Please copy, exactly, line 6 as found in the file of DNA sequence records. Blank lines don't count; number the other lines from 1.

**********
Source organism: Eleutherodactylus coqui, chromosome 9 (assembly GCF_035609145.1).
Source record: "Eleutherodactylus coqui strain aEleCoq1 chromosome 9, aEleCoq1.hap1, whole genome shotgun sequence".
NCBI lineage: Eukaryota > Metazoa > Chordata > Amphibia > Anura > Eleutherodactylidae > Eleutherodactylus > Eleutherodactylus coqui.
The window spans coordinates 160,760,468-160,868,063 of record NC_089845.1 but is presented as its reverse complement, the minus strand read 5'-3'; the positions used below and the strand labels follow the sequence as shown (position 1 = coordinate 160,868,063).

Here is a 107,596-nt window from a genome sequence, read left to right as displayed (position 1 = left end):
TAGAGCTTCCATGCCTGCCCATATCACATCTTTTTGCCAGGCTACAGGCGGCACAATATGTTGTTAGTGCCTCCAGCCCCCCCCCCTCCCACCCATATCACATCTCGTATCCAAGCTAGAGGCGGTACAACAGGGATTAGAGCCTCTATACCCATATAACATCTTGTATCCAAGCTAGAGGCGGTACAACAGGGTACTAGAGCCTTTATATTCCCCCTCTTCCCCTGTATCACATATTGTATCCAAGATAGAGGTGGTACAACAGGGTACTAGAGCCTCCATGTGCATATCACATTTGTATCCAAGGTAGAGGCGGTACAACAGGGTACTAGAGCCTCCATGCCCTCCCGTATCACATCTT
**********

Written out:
TAGAGCTTCCATGCCTGCCCATATCACATCTTTTTGCCAGGCTACAGGCGGCACAATATGTTGTTAGTGCCTCCAGCCCCCCCCCCTCCCACCCATATCACATCTCGTATCCAAGCTAGAGGCGGTACAACAGGGATTAGAGCCTCTATACCCATATAACATCTTGTATCCAAGCTAGAGGCGGTACAACAGGGTACTAGAGCCTTTATATTCCCCCTCTTCCCCTGTATCACATATTGTATCCAAGATAGAGGTGGTACAACAGGGTACTAGAGCCTCCATGTGCATATCACATTTGTATCCAAGGTAGAGGCGGTACAACAGGGTACTAGAGCCTCCATGCCCTCCCGTATCACATCTT